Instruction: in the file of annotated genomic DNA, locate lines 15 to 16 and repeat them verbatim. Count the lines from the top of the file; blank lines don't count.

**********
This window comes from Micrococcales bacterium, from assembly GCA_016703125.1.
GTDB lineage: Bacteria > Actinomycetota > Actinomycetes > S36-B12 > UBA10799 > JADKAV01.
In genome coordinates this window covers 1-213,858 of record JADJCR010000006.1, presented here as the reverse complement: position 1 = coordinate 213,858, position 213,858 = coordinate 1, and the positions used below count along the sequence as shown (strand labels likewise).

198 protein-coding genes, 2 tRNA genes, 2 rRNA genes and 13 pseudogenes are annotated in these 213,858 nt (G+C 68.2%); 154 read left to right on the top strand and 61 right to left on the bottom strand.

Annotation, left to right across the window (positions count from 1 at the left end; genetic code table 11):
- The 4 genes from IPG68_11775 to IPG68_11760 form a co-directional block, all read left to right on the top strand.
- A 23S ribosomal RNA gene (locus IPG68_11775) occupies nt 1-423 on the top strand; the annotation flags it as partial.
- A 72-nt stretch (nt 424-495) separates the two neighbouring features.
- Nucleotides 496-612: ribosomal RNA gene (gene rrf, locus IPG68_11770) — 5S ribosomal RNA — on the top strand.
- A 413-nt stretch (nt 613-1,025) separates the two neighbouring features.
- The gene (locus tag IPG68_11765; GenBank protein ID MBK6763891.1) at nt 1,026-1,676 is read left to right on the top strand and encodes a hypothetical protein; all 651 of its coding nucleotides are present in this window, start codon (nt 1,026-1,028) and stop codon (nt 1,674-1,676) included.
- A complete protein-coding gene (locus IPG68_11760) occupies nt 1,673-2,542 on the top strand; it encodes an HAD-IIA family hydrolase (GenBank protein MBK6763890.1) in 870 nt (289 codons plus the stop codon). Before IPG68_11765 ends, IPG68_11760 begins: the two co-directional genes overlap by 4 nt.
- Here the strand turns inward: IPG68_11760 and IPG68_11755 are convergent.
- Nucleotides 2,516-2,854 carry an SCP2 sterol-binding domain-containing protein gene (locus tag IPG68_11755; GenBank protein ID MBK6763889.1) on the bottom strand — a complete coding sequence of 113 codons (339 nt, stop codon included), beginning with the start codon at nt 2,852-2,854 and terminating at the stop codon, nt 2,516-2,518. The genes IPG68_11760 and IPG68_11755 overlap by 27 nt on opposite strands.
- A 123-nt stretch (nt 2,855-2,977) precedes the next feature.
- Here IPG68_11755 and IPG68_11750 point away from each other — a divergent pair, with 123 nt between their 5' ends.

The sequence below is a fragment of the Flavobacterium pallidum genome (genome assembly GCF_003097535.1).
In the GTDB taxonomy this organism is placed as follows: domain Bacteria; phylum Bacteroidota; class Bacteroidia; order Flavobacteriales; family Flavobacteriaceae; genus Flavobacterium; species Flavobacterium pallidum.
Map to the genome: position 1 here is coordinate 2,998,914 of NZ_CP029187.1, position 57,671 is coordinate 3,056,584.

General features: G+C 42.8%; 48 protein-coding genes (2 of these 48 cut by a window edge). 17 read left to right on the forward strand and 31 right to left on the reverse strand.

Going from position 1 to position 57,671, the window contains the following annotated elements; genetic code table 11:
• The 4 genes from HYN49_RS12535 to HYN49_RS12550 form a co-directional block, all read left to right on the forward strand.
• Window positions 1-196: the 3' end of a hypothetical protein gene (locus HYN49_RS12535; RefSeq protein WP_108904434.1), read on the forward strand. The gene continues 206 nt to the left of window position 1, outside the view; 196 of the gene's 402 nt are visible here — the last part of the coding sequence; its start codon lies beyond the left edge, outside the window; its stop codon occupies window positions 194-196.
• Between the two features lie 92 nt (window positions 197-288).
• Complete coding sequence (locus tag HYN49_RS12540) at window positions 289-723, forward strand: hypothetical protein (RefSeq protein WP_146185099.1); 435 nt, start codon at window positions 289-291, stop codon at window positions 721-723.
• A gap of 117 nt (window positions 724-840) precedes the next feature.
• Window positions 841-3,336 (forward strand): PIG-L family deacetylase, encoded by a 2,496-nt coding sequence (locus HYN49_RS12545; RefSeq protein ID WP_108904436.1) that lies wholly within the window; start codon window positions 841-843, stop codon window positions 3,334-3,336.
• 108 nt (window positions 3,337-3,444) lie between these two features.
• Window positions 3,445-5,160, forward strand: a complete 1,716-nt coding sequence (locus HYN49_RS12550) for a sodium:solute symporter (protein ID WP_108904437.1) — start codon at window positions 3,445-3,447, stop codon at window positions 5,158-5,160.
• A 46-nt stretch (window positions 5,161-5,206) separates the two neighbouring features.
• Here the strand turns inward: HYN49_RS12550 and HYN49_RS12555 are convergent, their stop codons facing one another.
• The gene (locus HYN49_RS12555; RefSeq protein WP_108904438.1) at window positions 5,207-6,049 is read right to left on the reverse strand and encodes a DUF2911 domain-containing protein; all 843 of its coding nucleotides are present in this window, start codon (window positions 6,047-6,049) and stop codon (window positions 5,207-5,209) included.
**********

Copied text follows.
- A 123-nt stretch (nt 2,855-2,977) precedes the next feature.
- Here IPG68_11755 and IPG68_11750 point away from each other — a divergent pair, with 123 nt between their 5' ends.